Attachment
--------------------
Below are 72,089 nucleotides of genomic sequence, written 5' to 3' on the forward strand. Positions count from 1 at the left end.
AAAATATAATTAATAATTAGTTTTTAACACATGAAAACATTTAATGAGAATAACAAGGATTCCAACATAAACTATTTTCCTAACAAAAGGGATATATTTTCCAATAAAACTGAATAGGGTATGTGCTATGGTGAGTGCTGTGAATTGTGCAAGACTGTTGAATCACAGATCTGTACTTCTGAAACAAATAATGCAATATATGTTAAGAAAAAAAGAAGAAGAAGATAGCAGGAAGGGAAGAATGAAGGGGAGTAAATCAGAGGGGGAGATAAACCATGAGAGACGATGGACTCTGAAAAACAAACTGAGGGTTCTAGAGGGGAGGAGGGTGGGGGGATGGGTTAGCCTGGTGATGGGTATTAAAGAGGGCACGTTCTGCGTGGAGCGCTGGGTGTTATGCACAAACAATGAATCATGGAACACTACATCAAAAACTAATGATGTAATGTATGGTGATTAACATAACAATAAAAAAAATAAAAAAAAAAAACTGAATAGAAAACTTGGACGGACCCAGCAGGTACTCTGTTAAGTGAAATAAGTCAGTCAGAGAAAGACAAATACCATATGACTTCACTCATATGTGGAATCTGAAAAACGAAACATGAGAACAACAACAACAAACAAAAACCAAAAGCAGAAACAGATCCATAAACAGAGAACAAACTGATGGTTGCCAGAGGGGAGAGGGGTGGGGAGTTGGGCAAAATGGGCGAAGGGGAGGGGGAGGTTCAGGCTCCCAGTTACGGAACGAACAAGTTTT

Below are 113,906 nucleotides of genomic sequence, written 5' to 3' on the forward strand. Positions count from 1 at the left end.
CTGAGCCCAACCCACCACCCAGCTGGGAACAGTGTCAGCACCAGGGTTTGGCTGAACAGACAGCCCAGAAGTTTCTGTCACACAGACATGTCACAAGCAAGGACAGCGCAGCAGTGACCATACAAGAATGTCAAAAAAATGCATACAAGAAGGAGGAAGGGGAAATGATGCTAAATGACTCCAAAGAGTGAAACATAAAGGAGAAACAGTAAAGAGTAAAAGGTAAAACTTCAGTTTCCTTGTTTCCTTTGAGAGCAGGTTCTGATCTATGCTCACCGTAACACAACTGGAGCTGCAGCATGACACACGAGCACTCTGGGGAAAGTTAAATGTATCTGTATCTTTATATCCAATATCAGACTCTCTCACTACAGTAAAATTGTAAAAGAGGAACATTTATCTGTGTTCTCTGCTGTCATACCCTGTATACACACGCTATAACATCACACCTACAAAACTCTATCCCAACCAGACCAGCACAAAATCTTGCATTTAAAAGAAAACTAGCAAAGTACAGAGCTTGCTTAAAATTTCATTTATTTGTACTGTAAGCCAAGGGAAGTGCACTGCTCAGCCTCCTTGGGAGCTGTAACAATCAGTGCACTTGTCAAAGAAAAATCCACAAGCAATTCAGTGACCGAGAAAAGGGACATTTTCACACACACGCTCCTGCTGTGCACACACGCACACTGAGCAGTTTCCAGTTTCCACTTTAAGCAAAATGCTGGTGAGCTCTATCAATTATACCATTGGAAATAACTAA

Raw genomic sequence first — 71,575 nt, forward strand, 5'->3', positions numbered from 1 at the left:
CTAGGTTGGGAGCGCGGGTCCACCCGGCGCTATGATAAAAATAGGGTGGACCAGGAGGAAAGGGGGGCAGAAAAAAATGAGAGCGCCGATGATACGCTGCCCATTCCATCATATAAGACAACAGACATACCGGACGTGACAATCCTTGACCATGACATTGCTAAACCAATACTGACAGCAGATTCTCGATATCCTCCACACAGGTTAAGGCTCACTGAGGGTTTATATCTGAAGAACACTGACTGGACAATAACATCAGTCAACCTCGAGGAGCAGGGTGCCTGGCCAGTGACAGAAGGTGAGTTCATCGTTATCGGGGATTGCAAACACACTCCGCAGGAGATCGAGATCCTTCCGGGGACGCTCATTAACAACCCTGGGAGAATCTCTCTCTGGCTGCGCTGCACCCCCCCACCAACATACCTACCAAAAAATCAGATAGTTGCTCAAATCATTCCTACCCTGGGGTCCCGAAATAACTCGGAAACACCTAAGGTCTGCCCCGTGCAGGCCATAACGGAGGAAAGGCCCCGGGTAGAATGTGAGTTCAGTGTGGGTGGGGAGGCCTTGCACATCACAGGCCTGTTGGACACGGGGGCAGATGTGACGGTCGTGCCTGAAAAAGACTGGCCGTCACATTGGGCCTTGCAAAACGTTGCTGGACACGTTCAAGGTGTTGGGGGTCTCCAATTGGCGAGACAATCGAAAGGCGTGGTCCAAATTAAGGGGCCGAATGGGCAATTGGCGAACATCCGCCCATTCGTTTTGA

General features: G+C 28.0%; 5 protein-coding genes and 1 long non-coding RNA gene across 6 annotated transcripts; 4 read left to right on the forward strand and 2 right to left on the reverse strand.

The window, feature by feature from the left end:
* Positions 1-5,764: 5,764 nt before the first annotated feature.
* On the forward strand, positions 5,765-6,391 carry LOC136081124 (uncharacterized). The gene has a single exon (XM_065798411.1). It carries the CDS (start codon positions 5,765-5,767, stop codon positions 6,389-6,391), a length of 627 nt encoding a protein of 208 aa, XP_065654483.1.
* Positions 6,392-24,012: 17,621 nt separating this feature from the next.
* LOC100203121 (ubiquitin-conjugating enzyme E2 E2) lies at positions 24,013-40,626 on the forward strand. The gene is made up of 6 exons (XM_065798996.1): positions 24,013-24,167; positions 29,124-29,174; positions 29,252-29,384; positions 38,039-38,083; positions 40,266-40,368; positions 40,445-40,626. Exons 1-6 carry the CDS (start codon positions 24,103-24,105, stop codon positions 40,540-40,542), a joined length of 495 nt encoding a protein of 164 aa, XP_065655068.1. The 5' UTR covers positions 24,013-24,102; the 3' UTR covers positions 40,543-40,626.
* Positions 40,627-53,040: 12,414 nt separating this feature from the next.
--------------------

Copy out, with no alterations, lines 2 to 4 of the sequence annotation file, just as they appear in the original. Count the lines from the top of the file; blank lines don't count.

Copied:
AAAATATAATTAATAATTAGTTTTTAACACATGAAAACATTTAATGAGAATAACAAGGATTCCAACATAAACTATTTTCCTAACAAAAGGGATATATTTTCCAATAAAACTGAATAGGGTATGTGCTATGGTGAGTGCTGTGAATTGTGCAAGACTGTTGAATCACAGATCTGTACTTCTGAAACAAATAATGCAATATATGTTAAGAAAAAAAGAAGAAGAAGATAGCAGGAAGGGAAGAATGAAGGGGAGTAAATCAGAGGGGGAGATAAACCATGAGAGACGATGGACTCTGAAAAACAAACTGAGGGTTCTAGAGGGGAGGAGGGTGGGGGGATGGGTTAGCCTGGTGATGGGTATTAAAGAGGGCACGTTCTGCGTGGAGCGCTGGGTGTTATGCACAAACAATGAATCATGGAACACTACATCAAAAACTAATGATGTAATGTATGGTGATTAACATAACAATAAAAAAAATAAAAAAAAAAAACTGAATAGAAAACTTGGACGGACCCAGCAGGTACTCTGTTAAGTGAAATAAGTCAGTCAGAGAAAGACAAATACCATATGACTTCACTCATATGTGGAATCTGAAAAACGAAACATGAGAACAACAACAACAAACAAAAACCAAAAGCAGAAACAGATCCATAAACAGAGAACAAACTGATGGTTGCCAGAGGGGAGAGGGGTGGGGAGTTGGGCAAAATGGGCGAAGGGGAGGGGGAGGTTCAGGCTCCCAGTTACGGAACGAACAAGTTTT

Below are 113,906 nucleotides of genomic sequence, written 5' to 3' on the forward strand. Positions count from 1 at the left end.
CTGAGCCCAACCCACCACCCAGCTGGGAACAGTGTCAGCACCAGGGTTTGGCTGAACAGACAGCCCAGAAGTTTCTGTCACACAGACATGTCACAAGCAAGGACAGCGCAGCAGTGACCATACAAGAATGTCAAAAAAATGCATACAAGAAGGAGGAAGGGGAAATGATGCTAAATGACTCCAAAGAGTGAAACATAAAGGAGAAACAGTAAAGAGTAAAAGGTAAAACTTCAGTTTCCTTGTTTCCTTTGAGAGCAGGTTCTGATCTATGCTCACCGTAACACAACTGGAGCTGCAGCATGACACACGAGCACTCTGGGGAAAGTTAAATGTATCTGTATCTTTATATCCAATATCAGACTCTCTCACTACAGTAAAATTGTAAAAGAGGAACATTTATCTGTGTTCTCTGCTGTCATACCCTGTATACACACGCTATAACATCACACCTACAAAACTCTATCCCAACCAGACCAGCACAAAATCTTGCATTTAAAAGAAAACTAGCAAAGTACAGAGCTTGCTTAAAATTTCATTTATTTGTACTGTAAGCCAAGGGAAGTGCACTGCTCAGCCTCCTTGGGAGCTGTAACAATCAGTGCACTTGTCAAAGAAAAATCCACAAGCAATTCAGTGACCGAGAAAAGGGACATTTTCACACACACGCTCCTGCTGTGCACACACGCACACTGAGCAGTTTCCAGTTTCCACTTTAAGCAAAATGCTGGTGAGCTCTATCAATTATACCATTGGAAATAACTAA